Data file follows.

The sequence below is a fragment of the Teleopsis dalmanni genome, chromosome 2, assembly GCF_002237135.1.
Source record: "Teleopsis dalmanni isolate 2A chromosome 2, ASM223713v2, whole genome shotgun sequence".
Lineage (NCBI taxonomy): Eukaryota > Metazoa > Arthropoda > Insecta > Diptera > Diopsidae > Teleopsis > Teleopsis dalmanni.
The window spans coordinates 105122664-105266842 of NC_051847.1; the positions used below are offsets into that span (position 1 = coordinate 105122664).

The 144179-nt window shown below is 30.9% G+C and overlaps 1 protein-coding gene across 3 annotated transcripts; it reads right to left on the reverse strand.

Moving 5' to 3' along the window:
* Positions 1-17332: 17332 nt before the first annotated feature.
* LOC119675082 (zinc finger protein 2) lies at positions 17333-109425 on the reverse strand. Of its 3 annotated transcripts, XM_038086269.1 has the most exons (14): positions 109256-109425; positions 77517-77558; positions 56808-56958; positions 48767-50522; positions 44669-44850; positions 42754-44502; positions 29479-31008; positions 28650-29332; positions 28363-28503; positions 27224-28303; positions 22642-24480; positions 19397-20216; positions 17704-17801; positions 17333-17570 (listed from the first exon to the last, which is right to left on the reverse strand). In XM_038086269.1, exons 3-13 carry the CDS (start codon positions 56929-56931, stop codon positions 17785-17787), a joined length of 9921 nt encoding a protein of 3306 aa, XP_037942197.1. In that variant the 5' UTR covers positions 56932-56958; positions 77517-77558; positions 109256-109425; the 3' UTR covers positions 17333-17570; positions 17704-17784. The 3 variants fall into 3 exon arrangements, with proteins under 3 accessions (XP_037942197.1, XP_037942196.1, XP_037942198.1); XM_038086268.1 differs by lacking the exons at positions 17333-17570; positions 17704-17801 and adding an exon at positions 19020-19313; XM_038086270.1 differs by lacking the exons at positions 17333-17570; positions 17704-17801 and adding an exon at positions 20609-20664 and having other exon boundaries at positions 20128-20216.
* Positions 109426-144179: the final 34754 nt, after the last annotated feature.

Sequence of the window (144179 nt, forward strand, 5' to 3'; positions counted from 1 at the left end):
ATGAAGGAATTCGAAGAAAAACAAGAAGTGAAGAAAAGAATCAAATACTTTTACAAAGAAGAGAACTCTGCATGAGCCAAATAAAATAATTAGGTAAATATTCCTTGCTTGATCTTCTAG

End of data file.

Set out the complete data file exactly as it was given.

The sequence below is a fragment of the Teleopsis dalmanni genome, chromosome 2, assembly GCF_002237135.1.
Source record: "Teleopsis dalmanni isolate 2A chromosome 2, ASM223713v2, whole genome shotgun sequence".
Lineage (NCBI taxonomy): Eukaryota > Metazoa > Arthropoda > Insecta > Diptera > Diopsidae > Teleopsis > Teleopsis dalmanni.
The window spans coordinates 105122664-105266842 of NC_051847.1; the positions used below are offsets into that span (position 1 = coordinate 105122664).

The 144179-nt window shown below is 30.9% G+C and overlaps 1 protein-coding gene across 3 annotated transcripts; it reads right to left on the reverse strand.

Moving 5' to 3' along the window:
* Positions 1-17332: 17332 nt before the first annotated feature.
* LOC119675082 (zinc finger protein 2) lies at positions 17333-109425 on the reverse strand. Of its 3 annotated transcripts, XM_038086269.1 has the most exons (14): positions 109256-109425; positions 77517-77558; positions 56808-56958; positions 48767-50522; positions 44669-44850; positions 42754-44502; positions 29479-31008; positions 28650-29332; positions 28363-28503; positions 27224-28303; positions 22642-24480; positions 19397-20216; positions 17704-17801; positions 17333-17570 (listed from the first exon to the last, which is right to left on the reverse strand). In XM_038086269.1, exons 3-13 carry the CDS (start codon positions 56929-56931, stop codon positions 17785-17787), a joined length of 9921 nt encoding a protein of 3306 aa, XP_037942197.1. In that variant the 5' UTR covers positions 56932-56958; positions 77517-77558; positions 109256-109425; the 3' UTR covers positions 17333-17570; positions 17704-17784. The 3 variants fall into 3 exon arrangements, with proteins under 3 accessions (XP_037942197.1, XP_037942196.1, XP_037942198.1); XM_038086268.1 differs by lacking the exons at positions 17333-17570; positions 17704-17801 and adding an exon at positions 19020-19313; XM_038086270.1 differs by lacking the exons at positions 17333-17570; positions 17704-17801 and adding an exon at positions 20609-20664 and having other exon boundaries at positions 20128-20216.
* Positions 109426-144179: the final 34754 nt, after the last annotated feature.

Sequence of the window (144179 nt, forward strand, 5' to 3'; positions counted from 1 at the left end):
ATGAAGGAATTCGAAGAAAAACAAGAAGTGAAGAAAAGAATCAAATACTTTTACAAAGAAGAGAACTCTGCATGAGCCAAATAAAATAATTAGGTAAATATTCCTTGCTTGATCTTCTAG